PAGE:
A Distiller Retires

Never was the change in public attitudes to alcohol in the 19th century shown as starkly as in this 1869 article from Yates County Chronicle in Penn Yann, NY. It recounts a story of grain production and distilling in an earlier period in the Finger Lakes region, as follows:

Grain, whiskey, and live stock, form the chief surplus of the population – mostly farmers – and quite as large a proportion of them sober and industrious men as could be expected in a population with nine whiskey mills, or “grain distilleries”, as was the case in 1823. William Babcock, as soon as the cause of temperance was energetically and squarely presented to his mind, although he owned and carried on a distillery, not only disposed of it, but took high ground in favor of total abstinence. He offered his distillery machinery for sale as fol­lows:


I have discontinued the distillery busi­ness, and have on hand for sale very low, for ready pay or approved credit, a full set of distillery apparatus, consisting of two worms, a copper boiler, and iron cyl­inder. The cylinder is large and uncom­monly powerful. I have no doubt but with skillful management, the whole es­tablishment at a moderate calculation would produce daily a sufficient quantity of whiskey to kill 50 men.

Sept. 23d, 1828.                                                   W. Babcock .”

And this was before whiskey was blue-vitrioled and aqua-fortised, and other­wise poisoned, as it is at the present time, so that a still like Mr. Babcock’s will kill now double his estimate in a day.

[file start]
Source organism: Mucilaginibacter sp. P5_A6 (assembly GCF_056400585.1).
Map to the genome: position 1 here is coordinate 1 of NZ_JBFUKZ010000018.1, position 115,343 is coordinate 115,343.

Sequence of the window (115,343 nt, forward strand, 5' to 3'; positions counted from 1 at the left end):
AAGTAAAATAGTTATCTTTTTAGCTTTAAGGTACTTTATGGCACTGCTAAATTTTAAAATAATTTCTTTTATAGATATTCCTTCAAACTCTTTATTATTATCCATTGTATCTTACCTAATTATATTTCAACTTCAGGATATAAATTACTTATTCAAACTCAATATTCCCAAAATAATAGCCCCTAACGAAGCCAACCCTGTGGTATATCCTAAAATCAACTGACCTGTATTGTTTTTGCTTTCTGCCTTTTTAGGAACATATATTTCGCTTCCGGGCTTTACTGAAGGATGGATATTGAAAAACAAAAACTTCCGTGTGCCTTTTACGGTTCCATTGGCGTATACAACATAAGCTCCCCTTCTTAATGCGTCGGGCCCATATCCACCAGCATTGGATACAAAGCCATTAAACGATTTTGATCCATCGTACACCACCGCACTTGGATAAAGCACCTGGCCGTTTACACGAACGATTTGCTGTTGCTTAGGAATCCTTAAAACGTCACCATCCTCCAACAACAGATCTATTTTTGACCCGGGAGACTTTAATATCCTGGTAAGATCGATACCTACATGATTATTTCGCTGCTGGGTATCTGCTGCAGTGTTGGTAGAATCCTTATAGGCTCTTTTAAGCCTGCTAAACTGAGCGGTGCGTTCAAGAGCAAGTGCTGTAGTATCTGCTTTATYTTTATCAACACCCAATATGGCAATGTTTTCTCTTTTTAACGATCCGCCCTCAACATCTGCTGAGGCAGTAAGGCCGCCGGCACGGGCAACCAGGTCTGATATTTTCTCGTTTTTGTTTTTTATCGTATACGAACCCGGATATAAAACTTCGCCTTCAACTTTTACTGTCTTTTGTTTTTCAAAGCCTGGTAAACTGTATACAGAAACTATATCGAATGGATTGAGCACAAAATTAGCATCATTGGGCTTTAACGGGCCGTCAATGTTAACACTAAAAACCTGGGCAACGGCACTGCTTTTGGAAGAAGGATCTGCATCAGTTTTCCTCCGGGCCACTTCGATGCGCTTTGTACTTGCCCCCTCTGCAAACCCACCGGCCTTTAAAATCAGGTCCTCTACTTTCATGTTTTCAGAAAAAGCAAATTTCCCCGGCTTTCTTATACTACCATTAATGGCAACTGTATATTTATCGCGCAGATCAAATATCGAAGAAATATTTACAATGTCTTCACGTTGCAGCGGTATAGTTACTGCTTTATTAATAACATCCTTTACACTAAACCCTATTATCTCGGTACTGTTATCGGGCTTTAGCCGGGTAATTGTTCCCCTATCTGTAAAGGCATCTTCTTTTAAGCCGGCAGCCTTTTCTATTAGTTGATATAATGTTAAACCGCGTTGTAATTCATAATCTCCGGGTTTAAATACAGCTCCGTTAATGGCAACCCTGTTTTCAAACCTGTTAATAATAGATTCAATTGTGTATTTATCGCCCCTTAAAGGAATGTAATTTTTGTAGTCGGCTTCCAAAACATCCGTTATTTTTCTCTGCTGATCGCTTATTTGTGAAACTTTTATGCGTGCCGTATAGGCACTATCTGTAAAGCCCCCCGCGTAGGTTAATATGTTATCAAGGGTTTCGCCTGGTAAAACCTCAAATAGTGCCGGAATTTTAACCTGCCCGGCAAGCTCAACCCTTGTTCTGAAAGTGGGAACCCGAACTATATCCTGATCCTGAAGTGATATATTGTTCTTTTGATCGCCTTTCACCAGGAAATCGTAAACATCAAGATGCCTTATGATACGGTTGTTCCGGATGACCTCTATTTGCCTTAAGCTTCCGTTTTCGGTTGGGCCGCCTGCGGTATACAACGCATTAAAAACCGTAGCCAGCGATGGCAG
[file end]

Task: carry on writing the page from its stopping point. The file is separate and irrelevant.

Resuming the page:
The temperance cause aroused violent passions at its height, and one wonders if Babcock’s notice was an invention of a Victorian editor with time on his hands. In any case it would have elicited a wry laugh (!) on the part of a presumably now-chastened, right-thinking population.

Yet, in sections – I’ve now adopted this quaint 1800s geographical term – where distilling was large-scale and important to the local economy, criticism of distillers was often muted or non-existent.

A good example is the importance of two rye distilleries in western Maryland, enterprises indeed only founded mid-century and that thrived until Prohibition.

It was one of those unusual cases, somewhat analogous to the successful two-distillery presence in Perth, Ontario in the same period. In fact, as we shall see, while the American distilleries mashed rye, there was a shared connection in terms of Scots and Irish distilling influence.

The Finger Lakes is a bucolic, thinly peopled region in western New York. In the 1800s it did not have good transport links to markets where whiskey could be transhipped or to modern sources of energy. No distillery was able to grow and survive the buffets of temperance there.

Distilleries in other sections sometimes fared better, and we shall look at the Maryland case soon.

(I am mindful that the Finger Lakes did much better with large-scale wine production, that’s another story).

Interestingly, distilling has returned to the Finger Lakes where an energetic small group make whiskey, including rye, and a wide range of spirits. Sometimes history matters, even distant history, something in the folk memory is tenacious and provides the spark for revival.

Distilling point: what was the “iron cylinder” in the 1869 story? It’s tempting to think this was more black humour, a reference to the iron lung used to treat paralysis, but I don’t think that existed in 1869.

It was probably a doubler, the batch-type still used to remove additional congeners from the first distillation and raise the final proof.

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